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Hacking your ONYX BOOX 60 (Part II)

Well, it has been a while since I posted my short article about my first attempts to squeeze out some more information from my ONYX BOOX 60. Due to a massive lack of time I stopped my research some time after this article. Today I just decided to proceed a little bit and write down some of my ideas, how it might be possible to gain deeper access to the system.

This article also contains some images of the mainboard of the device.


Building a custom firmware image

The firmware images delivered by onyx are aes encrypted. Hence I have not been able to unpack the original firmware update but I found this thread stating that the aes-key for the image has been found. So I will spent some days and unpack the original firmware. One problem of the boox firmware is, that it makes use of yaffs2 disk images I not yet was able to mount on my system (I tried using the nandsim-device). The images I extracted were created using nanddump from mtd-utils on the boox. It might be possible that something went wrong during extration or that I am using the wrong yaffs2 driver. An other option would be extracting the files from the image directly on the boox and repack them to a new yaffs2 image.

During my firmware dumping attempts I extracted the partition table from the device that might be interesting for you guys:

dev:    size   erasesize  name
mtd0: 00100000 00020000 "nand.bootloader"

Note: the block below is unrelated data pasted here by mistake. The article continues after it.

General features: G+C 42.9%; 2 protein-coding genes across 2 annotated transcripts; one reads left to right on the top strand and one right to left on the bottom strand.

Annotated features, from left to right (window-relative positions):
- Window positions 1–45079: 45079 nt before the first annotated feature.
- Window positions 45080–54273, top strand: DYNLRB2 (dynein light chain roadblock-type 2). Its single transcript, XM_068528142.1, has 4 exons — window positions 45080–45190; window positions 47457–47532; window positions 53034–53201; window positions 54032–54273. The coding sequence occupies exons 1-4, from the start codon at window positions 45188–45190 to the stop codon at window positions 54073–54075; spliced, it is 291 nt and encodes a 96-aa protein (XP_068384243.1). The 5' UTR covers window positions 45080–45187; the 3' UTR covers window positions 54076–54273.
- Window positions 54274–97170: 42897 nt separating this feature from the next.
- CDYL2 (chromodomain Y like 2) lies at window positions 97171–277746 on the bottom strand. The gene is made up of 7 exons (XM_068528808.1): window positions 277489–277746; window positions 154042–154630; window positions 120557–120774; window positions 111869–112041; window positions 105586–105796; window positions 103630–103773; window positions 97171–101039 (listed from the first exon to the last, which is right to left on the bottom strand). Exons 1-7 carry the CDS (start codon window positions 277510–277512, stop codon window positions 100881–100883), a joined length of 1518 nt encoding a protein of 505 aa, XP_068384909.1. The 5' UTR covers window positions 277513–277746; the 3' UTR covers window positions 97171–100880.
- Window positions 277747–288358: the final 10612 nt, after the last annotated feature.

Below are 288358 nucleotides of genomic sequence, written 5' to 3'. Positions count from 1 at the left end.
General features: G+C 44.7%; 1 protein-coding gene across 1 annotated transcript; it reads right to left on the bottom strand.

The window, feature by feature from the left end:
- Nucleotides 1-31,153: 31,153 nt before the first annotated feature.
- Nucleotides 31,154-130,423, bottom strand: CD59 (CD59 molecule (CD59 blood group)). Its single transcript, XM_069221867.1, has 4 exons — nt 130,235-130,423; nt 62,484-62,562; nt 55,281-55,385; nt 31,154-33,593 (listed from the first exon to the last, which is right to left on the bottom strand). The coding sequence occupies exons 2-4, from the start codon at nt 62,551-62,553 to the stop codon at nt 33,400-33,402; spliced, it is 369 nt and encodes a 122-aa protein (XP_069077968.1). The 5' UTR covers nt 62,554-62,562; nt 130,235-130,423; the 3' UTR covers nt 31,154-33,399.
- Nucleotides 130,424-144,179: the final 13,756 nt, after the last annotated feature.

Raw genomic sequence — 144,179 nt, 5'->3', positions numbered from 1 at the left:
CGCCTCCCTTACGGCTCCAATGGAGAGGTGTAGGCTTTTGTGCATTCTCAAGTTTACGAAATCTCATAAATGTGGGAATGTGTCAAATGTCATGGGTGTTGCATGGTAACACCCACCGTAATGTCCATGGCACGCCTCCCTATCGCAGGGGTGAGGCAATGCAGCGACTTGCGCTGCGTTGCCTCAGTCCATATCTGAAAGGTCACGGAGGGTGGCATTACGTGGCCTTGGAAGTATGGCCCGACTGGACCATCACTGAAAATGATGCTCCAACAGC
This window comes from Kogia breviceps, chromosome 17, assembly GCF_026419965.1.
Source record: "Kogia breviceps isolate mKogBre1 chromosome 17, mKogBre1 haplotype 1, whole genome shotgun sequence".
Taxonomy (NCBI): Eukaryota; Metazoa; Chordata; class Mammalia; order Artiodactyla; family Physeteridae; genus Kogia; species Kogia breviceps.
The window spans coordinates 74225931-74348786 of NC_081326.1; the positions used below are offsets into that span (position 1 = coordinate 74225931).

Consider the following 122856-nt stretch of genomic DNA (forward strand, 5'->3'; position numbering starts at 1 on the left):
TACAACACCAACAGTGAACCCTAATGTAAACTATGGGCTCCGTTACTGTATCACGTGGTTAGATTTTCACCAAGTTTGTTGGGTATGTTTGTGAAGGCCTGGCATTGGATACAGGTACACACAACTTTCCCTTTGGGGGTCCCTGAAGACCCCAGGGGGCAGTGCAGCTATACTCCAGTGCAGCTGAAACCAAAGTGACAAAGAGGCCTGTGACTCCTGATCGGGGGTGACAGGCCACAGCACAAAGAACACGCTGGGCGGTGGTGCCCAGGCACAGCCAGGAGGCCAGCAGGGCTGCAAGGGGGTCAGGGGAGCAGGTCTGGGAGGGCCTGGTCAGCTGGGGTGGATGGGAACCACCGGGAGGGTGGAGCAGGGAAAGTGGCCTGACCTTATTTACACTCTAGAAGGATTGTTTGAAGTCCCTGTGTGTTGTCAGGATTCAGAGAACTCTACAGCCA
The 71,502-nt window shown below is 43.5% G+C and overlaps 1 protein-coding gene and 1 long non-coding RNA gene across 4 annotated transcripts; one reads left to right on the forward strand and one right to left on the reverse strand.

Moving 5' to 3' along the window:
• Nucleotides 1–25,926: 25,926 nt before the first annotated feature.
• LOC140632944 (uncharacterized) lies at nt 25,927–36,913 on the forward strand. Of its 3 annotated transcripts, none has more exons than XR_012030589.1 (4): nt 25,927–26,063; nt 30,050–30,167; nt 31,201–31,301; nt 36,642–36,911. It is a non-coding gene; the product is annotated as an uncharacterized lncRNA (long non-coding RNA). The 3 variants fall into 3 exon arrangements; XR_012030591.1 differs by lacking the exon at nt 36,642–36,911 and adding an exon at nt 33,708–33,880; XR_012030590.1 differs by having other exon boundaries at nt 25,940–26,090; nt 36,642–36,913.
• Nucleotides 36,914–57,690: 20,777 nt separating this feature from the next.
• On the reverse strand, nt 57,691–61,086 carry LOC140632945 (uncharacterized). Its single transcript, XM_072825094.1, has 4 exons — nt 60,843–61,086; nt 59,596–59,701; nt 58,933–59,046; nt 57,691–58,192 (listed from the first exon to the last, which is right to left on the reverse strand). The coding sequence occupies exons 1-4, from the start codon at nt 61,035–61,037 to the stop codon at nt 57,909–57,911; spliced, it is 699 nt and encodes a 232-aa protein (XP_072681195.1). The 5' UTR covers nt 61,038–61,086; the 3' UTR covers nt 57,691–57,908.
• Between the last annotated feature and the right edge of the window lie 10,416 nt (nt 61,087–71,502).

mtd1: 00100000 00020000 "nand.bootsplash"
mtd2: 00200000 00020000 "nand.kernel"
mtd3: 00300000 00020000 "nand.initramfs"
mtd4: 0a000000 00020000 "nand.rootfs"
mtd5: 02000000 00020000 "nand.configure"
mtd6: 13800000 00020000 "nand.userfs"
This has been extracted from /proc/mtd as this file decribes the partition table as used by the linux kernel. This also shows a blocksize of 128k for all nand partitions.


If you remove the backplane of the device you will find the battery pack and on the right directly beside the battery, there is a small connector. My guess is, that this small connector is a 3.3V JTAG connector (3.3V is the value, i verified). The i.MX31L CPU (MCIMX31L) supports a so called SJC (secure JTAG controller) that allows securing the JTAC interface by encrypting the JTAG communication via DES, AES, RC4 or other algorithms. So, to set up a JTAG communication with the device, you have to know the proper encryption key. I have not yet tried, if this feature is enabled, but as the firmware images are AES encrypted, I believe that it should be enabled. I will try this, as soon as I get my hands on a fitting 3.3V JTAG adapter or find the time to build my own.
ONXY BOOX 60 - removed backcover. You can see the battery-pack and the data cable connector besides.
If the device lacks the SJC support, it would be very easy to extract the original firmware and a full memory image using the JTAG interface which would bypass the image encryption I wrote about above.

Internal device pictures

I also decided to open my device today to see, what I can find inside. What you directly notice after opening the device (after that they used tons of screws to close the housing) is, that most of the PCB is just empty. The most interesting parts you find are the CPU, the wireless controller, and the display controller.
Inner board of the ONYX BOOX 60. Click to enlarge.
The other side of the PCB (display side) just looks less interesting except for the connector to the WACOM tablet device.
Display side of the ONXY BOOX main board.
WACOM tabled device of the ONYX BOOX 60.

So, what's next?

I will try to extract some firmware copies I downloaded from the device by reading the mtdblock devices and will see, if I am able to build my modified firmware upon it. As I told before, this can cause to a bricked device that might only be repaired by the ONYX support, so I have to make sure that there is a way that I can use to reflash a clean and original image. So this definitely contains some portion of deeper research on the device itself.